Sack Heathrow boss over 'rip-off fees', says BA

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The Independent Online

British Airways has launched an unprecedented attack on Heathrow, claiming the UK's biggest airport was "ripping off passengers" and calling for its boss to be ousted.

The outburst from Willie Walsh, the chief executive of BA's owner, IAG, follows plans to raise Heathrow's take off and landing charges from April.

"Heathrow is ripping off passengers, it's inefficient, and it's been grossly over-rewarded by the [regulator] CAA," Mr Walsh said.

The airport asked the CAA for charges to rise by 2 per cent plus inflation, as measured by RPI, which would see passengers paying as much as £27 extra per flight from Heathrow, up from about £19 this year, from April.

The CAA initially rejected that plea, instead proposing charges should be capped at the RPI rate of inflation minus 1.3 per cent. But ahead of its final decision next week, industry figures have suggested the CAA could allow higher charges.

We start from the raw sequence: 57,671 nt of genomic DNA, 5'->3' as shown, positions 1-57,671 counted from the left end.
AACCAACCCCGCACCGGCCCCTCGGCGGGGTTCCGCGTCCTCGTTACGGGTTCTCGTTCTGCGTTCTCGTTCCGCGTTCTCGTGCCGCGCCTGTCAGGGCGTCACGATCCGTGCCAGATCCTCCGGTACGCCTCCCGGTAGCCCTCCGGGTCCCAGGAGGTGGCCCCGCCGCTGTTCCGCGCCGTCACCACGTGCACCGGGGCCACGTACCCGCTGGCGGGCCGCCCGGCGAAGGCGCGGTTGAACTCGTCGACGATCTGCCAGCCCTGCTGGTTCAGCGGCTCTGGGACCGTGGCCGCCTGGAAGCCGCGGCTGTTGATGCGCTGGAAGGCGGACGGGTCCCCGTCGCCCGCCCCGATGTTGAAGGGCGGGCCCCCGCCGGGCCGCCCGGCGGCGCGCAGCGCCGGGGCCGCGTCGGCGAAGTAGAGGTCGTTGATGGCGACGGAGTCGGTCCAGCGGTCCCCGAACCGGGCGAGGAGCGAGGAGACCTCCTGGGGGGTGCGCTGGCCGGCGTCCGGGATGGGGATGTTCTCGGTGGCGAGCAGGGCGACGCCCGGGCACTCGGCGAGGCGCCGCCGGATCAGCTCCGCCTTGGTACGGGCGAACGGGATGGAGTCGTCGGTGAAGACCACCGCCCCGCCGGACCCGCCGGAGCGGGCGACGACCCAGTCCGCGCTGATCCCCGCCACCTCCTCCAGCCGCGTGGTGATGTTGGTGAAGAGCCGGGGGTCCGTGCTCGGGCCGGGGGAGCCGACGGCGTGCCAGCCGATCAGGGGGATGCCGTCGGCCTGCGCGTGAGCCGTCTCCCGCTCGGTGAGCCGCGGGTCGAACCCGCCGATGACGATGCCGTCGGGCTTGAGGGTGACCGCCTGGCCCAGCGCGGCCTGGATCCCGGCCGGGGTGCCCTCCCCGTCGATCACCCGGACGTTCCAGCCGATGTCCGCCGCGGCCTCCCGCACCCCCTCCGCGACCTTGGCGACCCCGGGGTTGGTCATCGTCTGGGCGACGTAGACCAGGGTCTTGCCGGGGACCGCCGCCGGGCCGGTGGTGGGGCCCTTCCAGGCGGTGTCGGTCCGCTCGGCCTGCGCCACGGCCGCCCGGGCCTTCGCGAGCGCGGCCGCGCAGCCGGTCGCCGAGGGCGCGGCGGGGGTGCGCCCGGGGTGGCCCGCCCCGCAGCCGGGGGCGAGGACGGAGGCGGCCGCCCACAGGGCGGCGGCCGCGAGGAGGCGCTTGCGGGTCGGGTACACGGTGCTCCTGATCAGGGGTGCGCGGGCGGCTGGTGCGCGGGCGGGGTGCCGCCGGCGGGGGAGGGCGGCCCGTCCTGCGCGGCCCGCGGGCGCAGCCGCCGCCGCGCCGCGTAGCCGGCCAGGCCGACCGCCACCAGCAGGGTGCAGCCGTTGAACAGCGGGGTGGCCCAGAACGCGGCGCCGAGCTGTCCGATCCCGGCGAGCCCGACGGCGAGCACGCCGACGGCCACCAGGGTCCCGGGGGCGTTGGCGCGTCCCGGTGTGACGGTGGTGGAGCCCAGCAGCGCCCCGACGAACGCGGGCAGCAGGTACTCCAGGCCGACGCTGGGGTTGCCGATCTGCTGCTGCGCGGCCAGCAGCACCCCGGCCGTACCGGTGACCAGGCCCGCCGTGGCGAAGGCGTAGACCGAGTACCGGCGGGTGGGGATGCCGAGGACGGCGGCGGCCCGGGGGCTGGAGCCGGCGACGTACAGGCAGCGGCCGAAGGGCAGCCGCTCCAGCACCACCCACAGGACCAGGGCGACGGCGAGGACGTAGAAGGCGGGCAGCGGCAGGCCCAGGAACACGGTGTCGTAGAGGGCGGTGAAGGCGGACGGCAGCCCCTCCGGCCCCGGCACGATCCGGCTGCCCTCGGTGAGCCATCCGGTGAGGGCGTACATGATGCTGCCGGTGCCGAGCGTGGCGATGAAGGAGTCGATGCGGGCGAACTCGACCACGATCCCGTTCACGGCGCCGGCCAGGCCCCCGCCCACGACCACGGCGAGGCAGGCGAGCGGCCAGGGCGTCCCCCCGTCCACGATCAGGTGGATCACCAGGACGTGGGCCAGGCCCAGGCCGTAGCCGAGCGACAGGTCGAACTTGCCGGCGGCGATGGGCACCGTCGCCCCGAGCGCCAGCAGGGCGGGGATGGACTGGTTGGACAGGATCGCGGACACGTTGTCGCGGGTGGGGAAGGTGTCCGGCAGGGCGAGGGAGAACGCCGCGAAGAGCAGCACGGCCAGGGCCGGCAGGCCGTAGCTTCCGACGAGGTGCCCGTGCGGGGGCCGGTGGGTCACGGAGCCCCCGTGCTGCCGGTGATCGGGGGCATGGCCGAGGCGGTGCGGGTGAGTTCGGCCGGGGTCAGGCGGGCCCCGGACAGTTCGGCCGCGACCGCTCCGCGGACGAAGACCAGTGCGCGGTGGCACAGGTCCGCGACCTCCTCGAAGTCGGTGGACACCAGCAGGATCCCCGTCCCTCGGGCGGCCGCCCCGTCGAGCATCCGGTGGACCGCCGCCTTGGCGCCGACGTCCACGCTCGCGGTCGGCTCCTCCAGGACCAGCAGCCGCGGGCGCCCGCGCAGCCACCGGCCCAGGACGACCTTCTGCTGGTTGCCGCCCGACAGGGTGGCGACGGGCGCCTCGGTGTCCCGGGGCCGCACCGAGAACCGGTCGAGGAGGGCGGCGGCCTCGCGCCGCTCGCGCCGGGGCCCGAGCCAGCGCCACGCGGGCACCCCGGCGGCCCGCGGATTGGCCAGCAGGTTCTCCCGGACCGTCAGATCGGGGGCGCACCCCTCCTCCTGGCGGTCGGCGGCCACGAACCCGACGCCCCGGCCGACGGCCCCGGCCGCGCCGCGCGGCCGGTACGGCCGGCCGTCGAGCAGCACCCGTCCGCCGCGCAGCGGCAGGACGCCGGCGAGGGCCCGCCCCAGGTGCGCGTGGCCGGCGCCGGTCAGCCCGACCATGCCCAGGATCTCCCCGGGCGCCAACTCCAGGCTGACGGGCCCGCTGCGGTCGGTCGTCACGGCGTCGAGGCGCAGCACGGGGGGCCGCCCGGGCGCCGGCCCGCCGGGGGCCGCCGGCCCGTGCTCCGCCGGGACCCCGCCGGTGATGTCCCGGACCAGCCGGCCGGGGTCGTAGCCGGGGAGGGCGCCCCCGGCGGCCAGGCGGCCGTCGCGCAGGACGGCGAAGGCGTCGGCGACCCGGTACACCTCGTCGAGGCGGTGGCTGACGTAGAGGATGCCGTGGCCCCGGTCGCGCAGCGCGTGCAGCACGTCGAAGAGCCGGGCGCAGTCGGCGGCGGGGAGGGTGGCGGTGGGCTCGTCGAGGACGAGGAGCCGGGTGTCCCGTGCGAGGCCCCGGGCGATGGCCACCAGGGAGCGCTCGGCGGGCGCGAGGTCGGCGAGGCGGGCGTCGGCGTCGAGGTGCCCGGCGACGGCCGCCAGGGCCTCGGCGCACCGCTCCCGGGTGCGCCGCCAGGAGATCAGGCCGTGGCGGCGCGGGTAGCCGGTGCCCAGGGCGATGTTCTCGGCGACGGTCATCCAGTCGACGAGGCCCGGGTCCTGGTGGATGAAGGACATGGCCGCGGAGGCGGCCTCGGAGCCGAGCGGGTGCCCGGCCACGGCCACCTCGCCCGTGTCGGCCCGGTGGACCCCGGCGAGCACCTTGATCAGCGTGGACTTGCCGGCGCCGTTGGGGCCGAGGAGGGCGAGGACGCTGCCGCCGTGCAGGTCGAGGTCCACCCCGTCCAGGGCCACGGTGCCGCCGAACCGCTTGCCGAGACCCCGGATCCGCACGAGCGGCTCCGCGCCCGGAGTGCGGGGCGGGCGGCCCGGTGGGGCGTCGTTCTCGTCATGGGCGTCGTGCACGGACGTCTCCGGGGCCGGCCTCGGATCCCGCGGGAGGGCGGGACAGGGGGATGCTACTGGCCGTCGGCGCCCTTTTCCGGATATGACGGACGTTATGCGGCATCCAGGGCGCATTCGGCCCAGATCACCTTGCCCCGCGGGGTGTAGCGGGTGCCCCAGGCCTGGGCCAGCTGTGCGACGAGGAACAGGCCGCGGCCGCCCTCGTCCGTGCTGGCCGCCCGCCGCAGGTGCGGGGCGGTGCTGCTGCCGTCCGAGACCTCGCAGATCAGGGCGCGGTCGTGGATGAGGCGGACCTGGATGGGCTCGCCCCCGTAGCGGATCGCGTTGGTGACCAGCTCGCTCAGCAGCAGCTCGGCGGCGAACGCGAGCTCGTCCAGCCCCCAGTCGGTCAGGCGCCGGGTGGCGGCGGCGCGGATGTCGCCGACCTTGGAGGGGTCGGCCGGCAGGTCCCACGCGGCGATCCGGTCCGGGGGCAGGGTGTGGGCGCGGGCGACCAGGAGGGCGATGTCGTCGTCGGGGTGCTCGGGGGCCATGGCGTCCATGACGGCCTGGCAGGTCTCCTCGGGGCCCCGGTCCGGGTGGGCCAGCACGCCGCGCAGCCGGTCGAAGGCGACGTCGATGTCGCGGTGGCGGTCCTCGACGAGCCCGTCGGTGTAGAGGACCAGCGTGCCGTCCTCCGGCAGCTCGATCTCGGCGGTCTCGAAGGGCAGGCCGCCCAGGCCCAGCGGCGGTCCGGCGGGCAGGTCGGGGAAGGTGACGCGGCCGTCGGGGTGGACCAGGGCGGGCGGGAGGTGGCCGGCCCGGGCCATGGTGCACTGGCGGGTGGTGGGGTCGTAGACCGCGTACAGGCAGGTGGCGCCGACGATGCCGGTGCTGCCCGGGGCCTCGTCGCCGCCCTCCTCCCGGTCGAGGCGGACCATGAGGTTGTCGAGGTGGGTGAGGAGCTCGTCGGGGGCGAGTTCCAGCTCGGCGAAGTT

Mr Walsh claimed the airport was badly run and that employees, from its chief executive Colin Matthews down to cleaners, were over-paid. "It has too many people and they are paid too much," he said.

He claimed Heathrow – whose owners include Qatari, Chinese and Singapore sovereign wealth funds – is using fliers as cash cows to line the pockets of foreign investors, saying: "Passengers at Heathrow are paying more than they should, and the benefit is going to higher-than-average rewards for the airport's shareholders."

BA believes Heathrow's payouts to shareholders are far higher than the 3.7 per cent average dividend yield in the FTSE 100, pointing out the airport paid £150.8m in dividends last year.

Mr Matthews has warned if Heathrow does not receive its demanded rise in charges it will walk away from £1bn-worth of investments in the airport, such as plans to improve baggage facilities.

Mr Walsh said that statement was "pathetic", adding: "If Colin Matthews is incapable of running the airport and... requires excessive [charges] to justify investment, then he should be replaced. If management can't introduce customer improvements in a cost-effective way, they should step aside and let someone else run the airport."

BA's passengers spend about £120m on the charges, which are always passed on directly to fliers.

Heathrow posted a £44m pre-tax profit for the six months to end of June.

A Heathrow spokeswoman, said: "We have put forward plans for more than £400m of cost savings over the next five years. We want to continue the investment that has been improving Heathrow for passengers."